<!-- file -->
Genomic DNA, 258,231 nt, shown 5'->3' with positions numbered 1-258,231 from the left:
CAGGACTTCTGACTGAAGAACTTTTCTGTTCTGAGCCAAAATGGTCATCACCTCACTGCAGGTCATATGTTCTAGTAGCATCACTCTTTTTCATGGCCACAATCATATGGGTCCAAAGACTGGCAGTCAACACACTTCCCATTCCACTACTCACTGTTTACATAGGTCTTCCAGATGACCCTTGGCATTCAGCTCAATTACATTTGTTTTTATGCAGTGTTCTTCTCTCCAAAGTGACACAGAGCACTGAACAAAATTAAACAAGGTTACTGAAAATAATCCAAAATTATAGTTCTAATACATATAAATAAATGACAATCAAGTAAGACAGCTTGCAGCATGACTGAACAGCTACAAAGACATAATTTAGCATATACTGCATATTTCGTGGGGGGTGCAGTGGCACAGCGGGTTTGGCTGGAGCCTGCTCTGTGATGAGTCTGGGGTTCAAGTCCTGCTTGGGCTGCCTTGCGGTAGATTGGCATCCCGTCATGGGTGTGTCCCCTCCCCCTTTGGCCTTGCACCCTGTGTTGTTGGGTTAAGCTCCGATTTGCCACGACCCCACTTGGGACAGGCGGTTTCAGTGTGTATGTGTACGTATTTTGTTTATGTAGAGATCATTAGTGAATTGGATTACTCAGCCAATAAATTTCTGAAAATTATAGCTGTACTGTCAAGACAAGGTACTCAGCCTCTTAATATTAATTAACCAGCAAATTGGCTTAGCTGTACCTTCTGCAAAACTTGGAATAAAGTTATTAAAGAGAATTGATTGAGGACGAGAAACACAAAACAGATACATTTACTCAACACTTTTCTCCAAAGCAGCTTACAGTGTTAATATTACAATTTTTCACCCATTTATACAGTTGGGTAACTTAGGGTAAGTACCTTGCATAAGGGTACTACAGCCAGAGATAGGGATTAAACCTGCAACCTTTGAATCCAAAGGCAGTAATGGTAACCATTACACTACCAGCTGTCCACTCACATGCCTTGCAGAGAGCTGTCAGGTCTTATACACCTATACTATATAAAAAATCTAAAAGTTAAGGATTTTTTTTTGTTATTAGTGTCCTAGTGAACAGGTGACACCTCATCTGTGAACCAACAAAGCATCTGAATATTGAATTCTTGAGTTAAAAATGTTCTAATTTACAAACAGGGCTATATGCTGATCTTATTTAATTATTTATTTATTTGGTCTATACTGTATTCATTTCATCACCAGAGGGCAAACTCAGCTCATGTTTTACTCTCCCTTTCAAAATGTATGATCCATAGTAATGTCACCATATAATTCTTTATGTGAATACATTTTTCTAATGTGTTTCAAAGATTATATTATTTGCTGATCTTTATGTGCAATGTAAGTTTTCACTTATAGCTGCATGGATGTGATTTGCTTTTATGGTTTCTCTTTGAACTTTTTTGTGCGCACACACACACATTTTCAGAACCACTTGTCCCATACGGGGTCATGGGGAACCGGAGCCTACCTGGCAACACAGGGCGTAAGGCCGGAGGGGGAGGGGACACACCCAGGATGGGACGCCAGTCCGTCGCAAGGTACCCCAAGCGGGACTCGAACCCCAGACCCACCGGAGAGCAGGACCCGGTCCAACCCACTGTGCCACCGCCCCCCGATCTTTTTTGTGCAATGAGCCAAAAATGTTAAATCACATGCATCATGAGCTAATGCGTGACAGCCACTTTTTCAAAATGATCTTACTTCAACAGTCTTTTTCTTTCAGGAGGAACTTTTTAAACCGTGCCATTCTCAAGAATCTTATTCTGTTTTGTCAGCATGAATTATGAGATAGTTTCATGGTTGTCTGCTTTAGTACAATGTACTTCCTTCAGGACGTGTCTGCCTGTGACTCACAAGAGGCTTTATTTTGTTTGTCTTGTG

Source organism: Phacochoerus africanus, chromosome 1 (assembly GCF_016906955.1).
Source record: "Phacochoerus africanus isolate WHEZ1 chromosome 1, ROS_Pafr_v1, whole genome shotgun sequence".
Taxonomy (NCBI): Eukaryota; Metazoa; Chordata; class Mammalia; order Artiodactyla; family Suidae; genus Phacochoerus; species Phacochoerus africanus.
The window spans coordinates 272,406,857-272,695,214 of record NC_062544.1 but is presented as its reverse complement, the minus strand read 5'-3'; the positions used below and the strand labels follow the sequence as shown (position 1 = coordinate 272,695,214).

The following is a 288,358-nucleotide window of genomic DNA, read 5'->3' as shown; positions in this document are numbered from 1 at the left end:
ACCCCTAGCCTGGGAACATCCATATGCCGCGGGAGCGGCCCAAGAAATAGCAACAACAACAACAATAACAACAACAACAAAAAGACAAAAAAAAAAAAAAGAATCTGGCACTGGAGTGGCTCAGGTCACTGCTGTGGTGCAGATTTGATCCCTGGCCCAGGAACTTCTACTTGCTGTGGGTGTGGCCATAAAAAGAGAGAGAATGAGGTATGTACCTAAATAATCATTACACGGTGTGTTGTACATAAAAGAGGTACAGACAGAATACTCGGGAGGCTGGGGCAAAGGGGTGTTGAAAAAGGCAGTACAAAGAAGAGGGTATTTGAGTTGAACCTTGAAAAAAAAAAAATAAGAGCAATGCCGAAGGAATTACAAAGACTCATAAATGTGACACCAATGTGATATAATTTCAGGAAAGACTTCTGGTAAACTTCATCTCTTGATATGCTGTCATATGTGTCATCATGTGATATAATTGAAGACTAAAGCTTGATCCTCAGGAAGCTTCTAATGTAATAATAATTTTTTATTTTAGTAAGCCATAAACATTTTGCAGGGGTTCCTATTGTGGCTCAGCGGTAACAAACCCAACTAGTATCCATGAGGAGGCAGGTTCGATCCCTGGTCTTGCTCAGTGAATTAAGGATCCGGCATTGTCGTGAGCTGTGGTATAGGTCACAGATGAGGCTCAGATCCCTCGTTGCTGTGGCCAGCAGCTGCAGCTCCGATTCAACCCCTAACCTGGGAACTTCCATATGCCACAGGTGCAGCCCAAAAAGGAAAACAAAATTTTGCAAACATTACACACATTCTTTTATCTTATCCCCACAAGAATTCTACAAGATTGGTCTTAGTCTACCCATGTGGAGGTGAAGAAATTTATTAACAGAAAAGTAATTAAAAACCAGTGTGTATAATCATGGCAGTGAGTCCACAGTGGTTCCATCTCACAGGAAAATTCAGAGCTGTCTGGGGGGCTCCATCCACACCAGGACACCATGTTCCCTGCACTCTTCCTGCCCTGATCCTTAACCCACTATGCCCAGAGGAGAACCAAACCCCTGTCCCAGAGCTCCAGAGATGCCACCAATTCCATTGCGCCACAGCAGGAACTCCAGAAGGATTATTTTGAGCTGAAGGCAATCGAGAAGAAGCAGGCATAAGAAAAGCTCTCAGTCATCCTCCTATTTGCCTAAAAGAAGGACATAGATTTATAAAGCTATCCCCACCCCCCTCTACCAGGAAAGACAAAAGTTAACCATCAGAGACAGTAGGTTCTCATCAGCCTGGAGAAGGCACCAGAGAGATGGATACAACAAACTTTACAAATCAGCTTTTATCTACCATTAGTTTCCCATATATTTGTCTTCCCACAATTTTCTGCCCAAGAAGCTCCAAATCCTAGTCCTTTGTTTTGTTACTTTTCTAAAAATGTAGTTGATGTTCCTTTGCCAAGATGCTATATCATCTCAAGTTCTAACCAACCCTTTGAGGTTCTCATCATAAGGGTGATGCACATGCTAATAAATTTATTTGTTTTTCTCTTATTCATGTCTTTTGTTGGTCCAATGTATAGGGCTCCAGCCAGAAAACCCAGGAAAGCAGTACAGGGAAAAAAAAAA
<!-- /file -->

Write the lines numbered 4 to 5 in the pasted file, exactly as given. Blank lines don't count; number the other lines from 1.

Source record: "Phacochoerus africanus isolate WHEZ1 chromosome 1, ROS_Pafr_v1, whole genome shotgun sequence".
Taxonomy (NCBI): Eukaryota; Metazoa; Chordata; class Mammalia; order Artiodactyla; family Suidae; genus Phacochoerus; species Phacochoerus africanus.